BMW has given its 3 Series Gran Turismo a mid-life facelift, following a similar exercise for the regular 3 Series range late last year.
Like its donor car, the GT’s facelift is relatively subtle, with the 2017 model now getting standard LED headlights and front fog lights, along with mildly tweaked front and rear bumpers. At the back, the LED taillight has also been given a makeover, while the exhaust pipes are now larger. Models from the 320i and 320d upwards have twin tailpipes.
Inside, BMW says it has upgraded the car’s materials, including extra chrome around controls, new decorative wood elements, colours and leather trim to take perceived quality to new heights.
The BMW Navigation system Professional is now also available for the BMW 3 Series Gran Turismo. The most important menu items are presented as “tiles” for more intuitive use.
A new generation of engines are available for the BMW 3 Series Gran Turismo. The range consists of three all-new petrol units developing 135 kW/184 hp to 240 kW/326 hp and five diesel variants producing 110 kW/150 hp to 230 kW/313 hp – with classical rear-wheel drive or BMW xDrive all-wheel drive (which is unlikely to be offered in Australia) with manual or Steptronic automatic transmission. All the four- and six-cylinder petrol engines and four-cylinder diesels are taken from the newly developed, modular BMW EfficientDynamics engine family. The arrival of the updated BMW 3 Series Gran Turismo sees the new petrol engines slotting into this model’s line-up as well. An all-new addition to the diesel ranks, meanwhile, is the BMW 325d Gran Turismo. The other four-cylinder diesels have been available to customers since the launch of the new engine generation in summer 2015.
Considerable efficiency gains have been made with the new engines, despite their increased output. BMW claims the reductions in fuel consumption and CO2 emissions range from 4.5 per cent in the BMW 318d Gran Turismo to 13.8 per cent for the BMW 320d Gran Turismo. And further improved manual and automatic transmissions, the Auto Start Stop function, Brake Energy Regeneration, on- demand operation of ancillary units and the ECO PRO mode is also said to help the new BMW 3 Series Gran Turismo to set the benchmark for fuel economy and emissions.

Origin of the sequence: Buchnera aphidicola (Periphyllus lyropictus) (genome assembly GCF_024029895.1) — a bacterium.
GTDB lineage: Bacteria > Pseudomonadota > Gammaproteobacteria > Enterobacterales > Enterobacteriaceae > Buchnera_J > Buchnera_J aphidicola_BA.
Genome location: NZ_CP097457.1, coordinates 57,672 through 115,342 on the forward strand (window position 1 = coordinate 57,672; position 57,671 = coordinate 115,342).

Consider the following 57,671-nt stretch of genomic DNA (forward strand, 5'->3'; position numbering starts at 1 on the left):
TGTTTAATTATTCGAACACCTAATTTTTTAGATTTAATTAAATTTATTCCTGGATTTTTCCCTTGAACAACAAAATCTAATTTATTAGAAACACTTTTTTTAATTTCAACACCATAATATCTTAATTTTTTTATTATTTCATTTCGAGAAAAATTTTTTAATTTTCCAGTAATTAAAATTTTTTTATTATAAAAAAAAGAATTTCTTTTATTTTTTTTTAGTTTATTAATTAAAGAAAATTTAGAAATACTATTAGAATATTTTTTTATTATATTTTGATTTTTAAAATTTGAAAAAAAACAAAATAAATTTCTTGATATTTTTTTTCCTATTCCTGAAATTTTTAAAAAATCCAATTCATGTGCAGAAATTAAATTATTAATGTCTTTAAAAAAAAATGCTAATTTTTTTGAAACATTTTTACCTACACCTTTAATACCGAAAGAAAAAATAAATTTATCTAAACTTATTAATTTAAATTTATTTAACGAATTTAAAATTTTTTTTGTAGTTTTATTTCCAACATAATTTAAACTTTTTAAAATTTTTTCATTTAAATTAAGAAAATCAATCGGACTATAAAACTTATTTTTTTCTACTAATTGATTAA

The BMW 320i Gran Turismo, 318d Gran Turismo and 320d Gran Turismo come as standard with the six-speed manual gearbox, but can also be ordered with the eight-speed Steptronic automatic transmission as an option. All other engine variants feature the automatic as standard. And that means three more variants of the car (the BMW 330i Gran Turismo, BMW 340i Gran Turismo and BMW 325d Gran Turismo) are offered exclusively with the efficient Steptronic unit than was the case with the outgoing model. Improvements in efficiency, an increase in ratio spread and a reduction in converter slip during the gear-change process bring about a three per cent drop in fuel consumption and CO2 emissions. At the same time, customers can expect both driving comfort and shift comfort to be heading in the opposite direction.
The 2017 BMW 3 Series Gran Turismo will be launched in Europe next month, with local deliveries a few months later.